I woke up this morning thinking about the parallelism that we could establish between what programmers know as reactive paradigm, and how we’re hooked to the information around us.
In the past, there wasn’t that much information and most of the access to it was in a “pull” manner. Only if you were interested in reading or knowing about something, you found the information by yourself. That allowed us to have more control over the consumption of the information. When we wanted to get it, in which format… However, things have changed pretty quickly in the last decade. The Internet has landed everywhere, and the ”pushed” information became a thing. With the ”pulled” information, there was also some information that was directly sent to us, we became active subscribers of many streams of information:
- We get a notification when someone mentions/likes/retweets our tweets.
- We get a notification when someone liked our last publication on Facebook/Instagram.
- We get a notification when our football team scores.
The more connected we are, the more information we’ll need to be able to handle. Isn’t it overwhelming? It reminds me of Julio Cortazar’s poem about the watch:
They aren’t giving you a watch, you are the gift, they are giving you yourself for the watch’s birthday.
He states that by wearing a watch, we are prisoners of the time, because we’ll always be checking the time instead of enjoying the present, without any time limit. I the same with gadgets that have access to the Internet, the more we have, the more hooked we are on these streams, and the more difficult it is for us to escape from them.
We’re told that the new coming wearables are supposed to make our life easier, and nicer, but in my experience, that’s not what really happens. Companies behind these gadgets are businesses in the same way information companies are. Apple is as interested in selling you the watch as Facebook is in you being an active user of the platform. We are their products, and it’s crucial that they can hook us when they feel we’re getting far from them.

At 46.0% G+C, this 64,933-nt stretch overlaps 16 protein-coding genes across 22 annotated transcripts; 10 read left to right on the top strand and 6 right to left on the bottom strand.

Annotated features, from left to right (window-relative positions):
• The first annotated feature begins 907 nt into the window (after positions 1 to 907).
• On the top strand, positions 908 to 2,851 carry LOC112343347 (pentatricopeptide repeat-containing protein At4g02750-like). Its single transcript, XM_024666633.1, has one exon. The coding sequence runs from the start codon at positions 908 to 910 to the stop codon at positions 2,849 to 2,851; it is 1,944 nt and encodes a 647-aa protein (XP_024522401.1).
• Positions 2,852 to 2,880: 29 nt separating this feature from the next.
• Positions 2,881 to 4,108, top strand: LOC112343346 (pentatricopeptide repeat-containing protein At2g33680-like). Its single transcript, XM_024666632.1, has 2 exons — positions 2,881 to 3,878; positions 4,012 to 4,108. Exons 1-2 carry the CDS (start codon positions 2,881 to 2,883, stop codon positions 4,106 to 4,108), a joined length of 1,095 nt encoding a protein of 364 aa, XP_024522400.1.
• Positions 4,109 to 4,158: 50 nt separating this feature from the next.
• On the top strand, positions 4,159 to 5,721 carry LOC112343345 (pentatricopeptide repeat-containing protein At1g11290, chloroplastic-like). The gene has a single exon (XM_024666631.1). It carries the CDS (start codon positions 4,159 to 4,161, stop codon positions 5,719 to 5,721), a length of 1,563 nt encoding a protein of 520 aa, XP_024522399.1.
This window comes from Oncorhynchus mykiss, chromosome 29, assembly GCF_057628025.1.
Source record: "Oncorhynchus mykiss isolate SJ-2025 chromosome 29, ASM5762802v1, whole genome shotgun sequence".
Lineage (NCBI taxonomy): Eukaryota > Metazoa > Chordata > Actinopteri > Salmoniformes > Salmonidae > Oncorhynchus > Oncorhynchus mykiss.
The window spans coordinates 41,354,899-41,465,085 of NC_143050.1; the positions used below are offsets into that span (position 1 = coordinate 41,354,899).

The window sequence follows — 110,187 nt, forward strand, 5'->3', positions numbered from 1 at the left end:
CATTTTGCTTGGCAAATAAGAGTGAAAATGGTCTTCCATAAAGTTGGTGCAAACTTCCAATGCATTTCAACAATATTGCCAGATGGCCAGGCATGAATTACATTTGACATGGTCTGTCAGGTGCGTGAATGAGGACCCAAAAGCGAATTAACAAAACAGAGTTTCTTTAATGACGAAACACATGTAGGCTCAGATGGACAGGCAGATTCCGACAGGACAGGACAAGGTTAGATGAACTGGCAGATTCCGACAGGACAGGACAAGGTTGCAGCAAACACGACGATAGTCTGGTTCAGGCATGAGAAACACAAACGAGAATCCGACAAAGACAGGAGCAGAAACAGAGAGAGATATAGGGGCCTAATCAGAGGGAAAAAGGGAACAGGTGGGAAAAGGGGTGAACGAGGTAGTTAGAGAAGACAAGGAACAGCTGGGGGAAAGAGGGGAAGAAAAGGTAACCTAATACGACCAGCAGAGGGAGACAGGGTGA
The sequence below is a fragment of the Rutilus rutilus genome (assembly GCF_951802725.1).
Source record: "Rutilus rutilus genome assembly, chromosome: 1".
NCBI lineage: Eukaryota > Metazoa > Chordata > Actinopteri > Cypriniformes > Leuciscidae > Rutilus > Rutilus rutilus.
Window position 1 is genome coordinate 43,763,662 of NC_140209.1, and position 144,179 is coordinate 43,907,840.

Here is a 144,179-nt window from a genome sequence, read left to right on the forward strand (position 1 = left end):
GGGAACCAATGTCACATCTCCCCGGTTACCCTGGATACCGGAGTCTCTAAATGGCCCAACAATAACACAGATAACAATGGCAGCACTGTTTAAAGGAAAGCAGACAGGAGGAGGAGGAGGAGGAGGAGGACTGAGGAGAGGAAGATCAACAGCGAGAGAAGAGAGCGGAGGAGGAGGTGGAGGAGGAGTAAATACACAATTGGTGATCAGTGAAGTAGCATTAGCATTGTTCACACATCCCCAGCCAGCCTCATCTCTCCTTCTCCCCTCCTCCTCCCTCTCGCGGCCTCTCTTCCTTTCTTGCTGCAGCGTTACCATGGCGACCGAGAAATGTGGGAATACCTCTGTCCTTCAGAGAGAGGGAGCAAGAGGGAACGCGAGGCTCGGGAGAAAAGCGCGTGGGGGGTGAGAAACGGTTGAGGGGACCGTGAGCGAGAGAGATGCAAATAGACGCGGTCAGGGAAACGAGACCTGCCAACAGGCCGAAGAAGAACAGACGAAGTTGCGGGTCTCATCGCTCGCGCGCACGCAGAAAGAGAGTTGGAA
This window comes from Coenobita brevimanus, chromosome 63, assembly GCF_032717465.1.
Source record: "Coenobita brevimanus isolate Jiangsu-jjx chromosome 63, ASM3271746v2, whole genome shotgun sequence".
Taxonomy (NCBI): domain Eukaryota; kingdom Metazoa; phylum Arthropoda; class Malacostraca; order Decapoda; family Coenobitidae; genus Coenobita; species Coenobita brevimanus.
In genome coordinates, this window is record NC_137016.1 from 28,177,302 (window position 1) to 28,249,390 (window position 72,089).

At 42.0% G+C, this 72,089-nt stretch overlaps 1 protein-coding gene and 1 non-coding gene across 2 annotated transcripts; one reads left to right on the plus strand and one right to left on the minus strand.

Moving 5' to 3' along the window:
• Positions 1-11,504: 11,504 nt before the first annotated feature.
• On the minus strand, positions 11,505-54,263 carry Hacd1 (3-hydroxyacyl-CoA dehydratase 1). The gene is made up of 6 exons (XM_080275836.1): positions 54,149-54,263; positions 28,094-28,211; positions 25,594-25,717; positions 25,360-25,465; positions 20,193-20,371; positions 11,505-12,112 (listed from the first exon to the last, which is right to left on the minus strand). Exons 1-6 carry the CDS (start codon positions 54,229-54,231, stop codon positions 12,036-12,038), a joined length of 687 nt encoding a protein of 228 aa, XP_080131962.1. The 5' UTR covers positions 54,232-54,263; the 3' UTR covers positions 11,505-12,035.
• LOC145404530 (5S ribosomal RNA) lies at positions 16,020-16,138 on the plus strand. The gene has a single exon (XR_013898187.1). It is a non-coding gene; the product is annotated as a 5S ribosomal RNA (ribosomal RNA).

I’m not saying that everything that comes with these wearables/gadgets is bad, there are also good things, but they create a very implicit dependency that you are not aware of until you use them on a daily basis.
These information streams stimulate our brain. Our brain is a muscle, and it needs energy for processing each of these notifications or information chunks that we receive during the day. Haven’t you feel exhausted after a very intense day of using your computer or phone? Most likely, your brain did a lot of context switching, and our brains are not ready for that (at least our generation). Moreover, when we don’t have the information coming, we feel weird, and we find the stimulation because our brain became addictive to it. These are the moments when you pick up your phone, or your computer, and open Facebook (even if you opened it 5 minutes ago) because it feels weird that you didn’t get any notification for 5 minutes.
New generations might develop the next generation of the human brain. A brain that can do context switching without a lot of energy, and process a lot of chunks of information without getting exhausted. However, ours don’t. I see meditation apps as the new todo apps, apps that try to create a bubble of calm and information-free harmony in a very noisy and busy environment. In my opinion, we should give our brain a meditation-like peace not only these 15 minutes of meditation but for the whole day. Enable do-not-disturb mode, leave your watch at home, disable the push notifications for non-urgent services… your brain will thank you.